Although probate can be time consuming and expensive, perhaps its biggest downside is that it’s public — anyone who’s interested can find out what assets you owned and how they’re being distributed after your death. The public nature of probate can also draw unwanted attention from disgruntled family members who may challenge the disposition of your assets, as well as from other unscrupulous parties.
However, by implementing the right estate planning strategies, you can keep much or even all of your estate out of probate.
Probate is a legal procedure in which a court establishes the validity of your will, determines the value of your estate, resolves creditors’ claims, provides for the payment of taxes and other debts and transfers assets to your heirs.
Is probate ever desirable? Sometimes. Under certain circumstances, you might feel more comfortable having a court resolve issues involving your heirs and creditors. Another possible advantage is that probate places strict time limits on creditor claims and settles claims quickly.
Choose the right strategies
There are several ways you can avoid (or minimize) probate. (You’ll still need a will — and probate — to deal with guardianship of minor children, disposition of personal property and certain other matters.)
The most common way is to establish a revocable living trust. This kind of trust provides the mechanism for owning/managing assets both during life and after death. By establishing a trust and transferring title of your assets to your trust, you enable your trustee to dispose of your assets at your death in the manner you set forth in the trust document without a need for a probate proceeding. Establishing a revocable trust has the added benefits of (1) disability/incapacity planning; (2) maximizing estate tax exclusions/marital deductions; (3) asset protection and management for your loved ones; (4) the ability to manage your estate in a private manner without court oversight.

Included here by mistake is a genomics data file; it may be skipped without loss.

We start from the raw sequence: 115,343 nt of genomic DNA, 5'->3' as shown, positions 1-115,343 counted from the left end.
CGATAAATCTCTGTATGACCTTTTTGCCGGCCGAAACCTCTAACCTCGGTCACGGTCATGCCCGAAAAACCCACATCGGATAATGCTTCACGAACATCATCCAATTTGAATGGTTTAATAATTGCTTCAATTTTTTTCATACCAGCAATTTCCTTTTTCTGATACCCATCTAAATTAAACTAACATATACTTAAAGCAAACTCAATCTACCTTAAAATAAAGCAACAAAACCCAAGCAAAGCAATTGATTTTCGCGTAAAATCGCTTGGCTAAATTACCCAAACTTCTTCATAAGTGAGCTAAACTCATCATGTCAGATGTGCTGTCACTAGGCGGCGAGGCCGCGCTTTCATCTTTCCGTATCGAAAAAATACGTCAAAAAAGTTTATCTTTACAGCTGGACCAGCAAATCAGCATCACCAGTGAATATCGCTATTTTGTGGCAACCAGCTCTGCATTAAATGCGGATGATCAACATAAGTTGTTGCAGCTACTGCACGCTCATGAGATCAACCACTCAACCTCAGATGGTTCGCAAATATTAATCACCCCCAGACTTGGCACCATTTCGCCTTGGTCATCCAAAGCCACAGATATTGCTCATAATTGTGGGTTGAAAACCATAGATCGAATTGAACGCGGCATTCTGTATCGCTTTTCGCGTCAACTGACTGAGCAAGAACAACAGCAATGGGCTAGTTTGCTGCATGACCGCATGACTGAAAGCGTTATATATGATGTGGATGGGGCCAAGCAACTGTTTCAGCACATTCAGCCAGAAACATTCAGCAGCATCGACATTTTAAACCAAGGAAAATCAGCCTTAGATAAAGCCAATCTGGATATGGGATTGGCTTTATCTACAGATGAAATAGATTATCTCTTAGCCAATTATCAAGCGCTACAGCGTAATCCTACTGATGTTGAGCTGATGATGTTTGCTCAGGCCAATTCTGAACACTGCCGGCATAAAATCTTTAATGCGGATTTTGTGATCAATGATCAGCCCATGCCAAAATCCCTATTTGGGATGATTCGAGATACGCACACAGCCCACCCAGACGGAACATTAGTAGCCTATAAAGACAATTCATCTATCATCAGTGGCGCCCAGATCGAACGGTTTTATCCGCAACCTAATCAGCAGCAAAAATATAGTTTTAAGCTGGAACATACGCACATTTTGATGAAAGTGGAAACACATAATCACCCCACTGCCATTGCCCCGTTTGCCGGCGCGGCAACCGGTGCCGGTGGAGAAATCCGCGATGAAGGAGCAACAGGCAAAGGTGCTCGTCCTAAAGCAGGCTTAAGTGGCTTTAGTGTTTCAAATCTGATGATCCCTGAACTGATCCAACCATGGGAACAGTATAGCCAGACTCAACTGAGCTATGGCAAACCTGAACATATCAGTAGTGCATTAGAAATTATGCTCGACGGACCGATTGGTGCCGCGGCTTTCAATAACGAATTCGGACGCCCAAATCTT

Other ways to avoid probate involve designating beneficiaries or titling assets in a manner that allows them to be transferred directly to your beneficiaries outside your will. So, for example, be sure that you have appropriate, valid beneficiary designations for assets such as life insurance policies, annuities and retirement plans.
For assets such as bank and brokerage accounts, look into the availability of “pay on death” (POD) or “transfer on death” (TOD) designations, which allow these assets to avoid probate and pass directly to your designated beneficiaries. However, keep in mind that, while the POD or TOD designation is permitted in most states, not all financial institutions and firms make this option available.
For homes or other real estate — as well as bank and brokerage accounts and other assets — some people avoid probate by holding title with a spouse or child as “joint tenants with rights of survivorship” or as “tenants by the entirety.” Be aware that drawbacks exist for this technique.
Contact us with all of your probate questions.